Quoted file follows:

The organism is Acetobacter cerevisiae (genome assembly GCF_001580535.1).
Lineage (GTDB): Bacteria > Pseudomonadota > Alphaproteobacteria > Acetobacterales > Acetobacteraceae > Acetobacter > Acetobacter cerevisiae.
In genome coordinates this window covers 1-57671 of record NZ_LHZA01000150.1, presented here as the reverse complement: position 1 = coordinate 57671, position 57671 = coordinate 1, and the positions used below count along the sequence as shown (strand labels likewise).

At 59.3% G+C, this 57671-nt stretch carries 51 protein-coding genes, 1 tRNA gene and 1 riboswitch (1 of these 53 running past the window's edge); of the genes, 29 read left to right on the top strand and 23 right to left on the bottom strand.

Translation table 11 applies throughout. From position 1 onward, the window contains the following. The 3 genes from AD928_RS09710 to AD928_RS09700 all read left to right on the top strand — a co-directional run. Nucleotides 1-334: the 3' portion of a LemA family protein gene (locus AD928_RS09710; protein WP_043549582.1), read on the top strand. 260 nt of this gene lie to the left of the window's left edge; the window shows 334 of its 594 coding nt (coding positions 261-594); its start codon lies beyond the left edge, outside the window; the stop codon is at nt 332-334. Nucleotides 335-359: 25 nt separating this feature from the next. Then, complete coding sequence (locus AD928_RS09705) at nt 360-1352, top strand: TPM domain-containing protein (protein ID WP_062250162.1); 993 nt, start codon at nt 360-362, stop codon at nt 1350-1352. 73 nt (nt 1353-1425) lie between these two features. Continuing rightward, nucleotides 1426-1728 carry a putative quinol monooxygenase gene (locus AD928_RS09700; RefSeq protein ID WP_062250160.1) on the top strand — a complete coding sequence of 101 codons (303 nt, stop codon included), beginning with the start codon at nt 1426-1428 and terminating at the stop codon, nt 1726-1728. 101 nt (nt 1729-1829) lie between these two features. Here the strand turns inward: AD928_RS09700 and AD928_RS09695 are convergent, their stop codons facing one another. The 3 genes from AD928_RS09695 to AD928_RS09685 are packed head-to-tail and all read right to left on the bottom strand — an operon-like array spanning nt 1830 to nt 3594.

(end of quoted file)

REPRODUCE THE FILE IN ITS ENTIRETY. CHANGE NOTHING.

The organism is Acetobacter cerevisiae (genome assembly GCF_001580535.1).
Lineage (GTDB): Bacteria > Pseudomonadota > Alphaproteobacteria > Acetobacterales > Acetobacteraceae > Acetobacter > Acetobacter cerevisiae.
In genome coordinates this window covers 1-57671 of record NZ_LHZA01000150.1, presented here as the reverse complement: position 1 = coordinate 57671, position 57671 = coordinate 1, and the positions used below count along the sequence as shown (strand labels likewise).

At 59.3% G+C, this 57671-nt stretch carries 51 protein-coding genes, 1 tRNA gene and 1 riboswitch (1 of these 53 running past the window's edge); of the genes, 29 read left to right on the top strand and 23 right to left on the bottom strand.

Translation table 11 applies throughout. From position 1 onward, the window contains the following. The 3 genes from AD928_RS09710 to AD928_RS09700 all read left to right on the top strand — a co-directional run. Nucleotides 1-334: the 3' portion of a LemA family protein gene (locus AD928_RS09710; protein WP_043549582.1), read on the top strand. 260 nt of this gene lie to the left of the window's left edge; the window shows 334 of its 594 coding nt (coding positions 261-594); its start codon lies beyond the left edge, outside the window; the stop codon is at nt 332-334. Nucleotides 335-359: 25 nt separating this feature from the next. Then, complete coding sequence (locus AD928_RS09705) at nt 360-1352, top strand: TPM domain-containing protein (protein ID WP_062250162.1); 993 nt, start codon at nt 360-362, stop codon at nt 1350-1352. 73 nt (nt 1353-1425) lie between these two features. Continuing rightward, nucleotides 1426-1728 carry a putative quinol monooxygenase gene (locus AD928_RS09700; RefSeq protein ID WP_062250160.1) on the top strand — a complete coding sequence of 101 codons (303 nt, stop codon included), beginning with the start codon at nt 1426-1428 and terminating at the stop codon, nt 1726-1728. 101 nt (nt 1729-1829) lie between these two features. Here the strand turns inward: AD928_RS09700 and AD928_RS09695 are convergent, their stop codons facing one another. The 3 genes from AD928_RS09695 to AD928_RS09685 are packed head-to-tail and all read right to left on the bottom strand — an operon-like array spanning nt 1830 to nt 3594.